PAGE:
Farm Progress

Iowa Learning Farms: State’s cover crop acres increased by 32% in 2016, but growth was 3% slower than in 2015.

March 14, 2017

3 Min Read
NEED MORE COVERS: While positive growth is encouraging, the rate of growth in Iowa’s cover crop acreage last year was 3% slower than the year before. Iowa’s 623,700 acres of cover crops is still well below the goal of 12.5 million acres set by the Iowa Nutrient Reduction Strategy.

By Jacqueline Comito and Liz Juchems

The newly released Iowa Learning Farms 2016 Field Day Evaluation Report shows cover crop acres in Iowa grew by about 623,700 acres, or 32%. While the positive growth with shrinking profit margins is encouraging, the rate of growth was 3% slower than the growth measured the year before, and still well below the goal of 12.5 million acres called for in Iowa’s Nutrient Reduction Strategy.

Iowa Learning Farms sponsored 30 conservation field days and workshops in 2016 on cover crops, strip tillage, saturated buffers, prairie strips and more. These events drew 1,510 people, primarily farmers and landowners (89%). Of ILF field day attendees, 27% were female.

In January, farmers and landowners who attended ILF field days were mailed an evaluation questionnaire to investigate whether they made changes to their farming practices. In a one-month period, 281 evaluations were returned, a 40% response rate.

Growth in cover crop acres came from both first-time and experienced users. Most respondents (69%) started seeding cover crops at least three years ago and have an average of five years of experience with cover crops. Examining the percentage of their row crop acres seeded to cover crops, there was a steady increase corresponding to years of cover crop experience.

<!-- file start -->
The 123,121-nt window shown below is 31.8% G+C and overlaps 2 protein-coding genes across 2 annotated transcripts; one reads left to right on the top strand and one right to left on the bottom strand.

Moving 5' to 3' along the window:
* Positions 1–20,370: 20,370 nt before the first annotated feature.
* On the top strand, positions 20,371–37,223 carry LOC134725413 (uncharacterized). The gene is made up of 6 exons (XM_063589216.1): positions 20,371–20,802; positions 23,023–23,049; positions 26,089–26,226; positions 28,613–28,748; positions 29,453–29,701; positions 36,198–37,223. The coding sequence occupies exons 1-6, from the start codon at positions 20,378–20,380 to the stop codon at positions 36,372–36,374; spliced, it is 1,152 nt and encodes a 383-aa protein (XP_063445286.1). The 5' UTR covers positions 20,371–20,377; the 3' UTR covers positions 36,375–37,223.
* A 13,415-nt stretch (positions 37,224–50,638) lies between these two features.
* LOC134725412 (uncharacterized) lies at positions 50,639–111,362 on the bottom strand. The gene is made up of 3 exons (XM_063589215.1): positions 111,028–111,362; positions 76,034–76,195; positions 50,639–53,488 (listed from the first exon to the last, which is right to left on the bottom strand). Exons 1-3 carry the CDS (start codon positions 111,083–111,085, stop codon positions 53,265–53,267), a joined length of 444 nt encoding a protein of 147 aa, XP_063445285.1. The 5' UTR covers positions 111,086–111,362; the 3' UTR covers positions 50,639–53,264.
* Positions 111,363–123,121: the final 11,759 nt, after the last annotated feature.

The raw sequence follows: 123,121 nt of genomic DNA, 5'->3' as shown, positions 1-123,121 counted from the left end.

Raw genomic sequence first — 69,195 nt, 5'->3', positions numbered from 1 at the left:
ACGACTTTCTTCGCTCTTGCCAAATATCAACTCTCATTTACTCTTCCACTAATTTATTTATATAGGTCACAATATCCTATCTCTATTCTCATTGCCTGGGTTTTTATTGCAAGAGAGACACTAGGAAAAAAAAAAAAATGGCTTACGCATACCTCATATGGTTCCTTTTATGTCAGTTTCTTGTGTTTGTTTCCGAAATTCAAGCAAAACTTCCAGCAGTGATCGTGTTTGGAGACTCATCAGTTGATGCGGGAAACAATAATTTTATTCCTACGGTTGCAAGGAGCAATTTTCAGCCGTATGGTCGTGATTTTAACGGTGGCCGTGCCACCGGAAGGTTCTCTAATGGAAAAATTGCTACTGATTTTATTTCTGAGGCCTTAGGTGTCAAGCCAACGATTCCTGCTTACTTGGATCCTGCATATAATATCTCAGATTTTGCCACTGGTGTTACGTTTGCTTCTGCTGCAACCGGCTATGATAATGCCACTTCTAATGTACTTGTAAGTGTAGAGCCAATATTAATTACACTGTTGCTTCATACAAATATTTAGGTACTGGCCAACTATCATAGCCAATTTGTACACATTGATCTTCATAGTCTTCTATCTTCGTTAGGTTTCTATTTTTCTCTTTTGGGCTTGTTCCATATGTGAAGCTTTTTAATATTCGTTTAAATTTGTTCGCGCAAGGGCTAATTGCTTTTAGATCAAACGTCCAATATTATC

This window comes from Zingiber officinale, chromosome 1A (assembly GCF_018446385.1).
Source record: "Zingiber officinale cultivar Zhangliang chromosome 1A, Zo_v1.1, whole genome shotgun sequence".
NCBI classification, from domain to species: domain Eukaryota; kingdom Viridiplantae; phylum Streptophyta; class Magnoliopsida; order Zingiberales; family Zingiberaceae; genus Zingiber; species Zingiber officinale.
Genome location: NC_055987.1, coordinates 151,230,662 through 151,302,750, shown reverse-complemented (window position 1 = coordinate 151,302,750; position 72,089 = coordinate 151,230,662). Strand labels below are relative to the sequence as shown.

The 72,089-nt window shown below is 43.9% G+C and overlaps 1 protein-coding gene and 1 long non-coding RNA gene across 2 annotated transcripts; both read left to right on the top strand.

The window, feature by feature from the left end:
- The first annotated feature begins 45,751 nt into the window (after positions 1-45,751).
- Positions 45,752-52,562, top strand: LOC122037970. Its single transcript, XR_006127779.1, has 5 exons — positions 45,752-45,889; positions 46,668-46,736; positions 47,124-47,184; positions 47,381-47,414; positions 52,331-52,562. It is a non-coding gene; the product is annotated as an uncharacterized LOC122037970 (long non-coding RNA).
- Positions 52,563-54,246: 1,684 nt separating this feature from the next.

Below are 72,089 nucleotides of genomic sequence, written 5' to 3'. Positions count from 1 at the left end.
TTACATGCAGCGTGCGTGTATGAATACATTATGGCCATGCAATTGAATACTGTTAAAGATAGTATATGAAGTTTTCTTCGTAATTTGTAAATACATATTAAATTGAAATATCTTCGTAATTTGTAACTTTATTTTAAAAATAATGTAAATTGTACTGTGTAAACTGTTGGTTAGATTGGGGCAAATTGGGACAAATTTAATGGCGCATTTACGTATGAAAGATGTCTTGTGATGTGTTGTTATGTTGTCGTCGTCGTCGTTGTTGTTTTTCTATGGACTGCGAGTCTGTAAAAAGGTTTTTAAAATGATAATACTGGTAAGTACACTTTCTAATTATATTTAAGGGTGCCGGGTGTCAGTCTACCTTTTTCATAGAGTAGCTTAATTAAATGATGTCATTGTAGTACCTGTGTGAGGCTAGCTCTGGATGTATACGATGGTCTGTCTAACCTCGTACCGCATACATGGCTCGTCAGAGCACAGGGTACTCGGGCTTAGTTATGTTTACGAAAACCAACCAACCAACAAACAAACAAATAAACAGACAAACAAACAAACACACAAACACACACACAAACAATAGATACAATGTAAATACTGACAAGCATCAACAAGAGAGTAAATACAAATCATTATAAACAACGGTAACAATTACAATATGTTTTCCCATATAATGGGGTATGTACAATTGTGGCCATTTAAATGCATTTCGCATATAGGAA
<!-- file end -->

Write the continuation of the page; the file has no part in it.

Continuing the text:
As experience with cover crops increased, concerns about yield impacts and implementation knowledge decreased. This is consistent with findings from the longest-running on-farm cover crop research and demonstration project in the state. After eight years, a properly managed cereal rye cover crop had little-to-no negative effect on corn and soybean yield, and actually increased soybean yield in seven site-years and corn yield in two site-years.

Cost-share funding effective
Cost was identified as the biggest barrier to cover crop adoption for the third straight year. Cost-share funding continued to be a driver as about 61% of cover crop farmers reported using cost-share, representing 73% of the overall reported cover crops acres (up 3% from 2015). Cost-share was used to plant 82% of the acres for farmers who reported cover crop usage for three years. As these cost-share contracts expire in coming years, we could experience an even larger slowdown in cover crop adoption. While cost-share can help lower the risk of adopting a new practice, it is not a sustainable tool in the long term to voluntarily meet Iowa’s Nutrient Reduction Strategy goals.

Field days continue to play an important role in nurturing a voluntary approach to conservation. ILF’s evaluation findings show that attending multiple conservation field days increases both conservation practice adoption and networking effectiveness with other farmers and landowners. Through farmer-to-farmer networking, ILF’s influence was extended to 48% more farmers than attended ILF events. The full ILF 2016 Field Day Evaluation Report is at

Comito is program director and Juchems is events coordinator for ILF. Iowa Learning Farms’ vision is to build a “culture of conservation,” where Iowa farmers and other stakeholders learn and exchange ideas.

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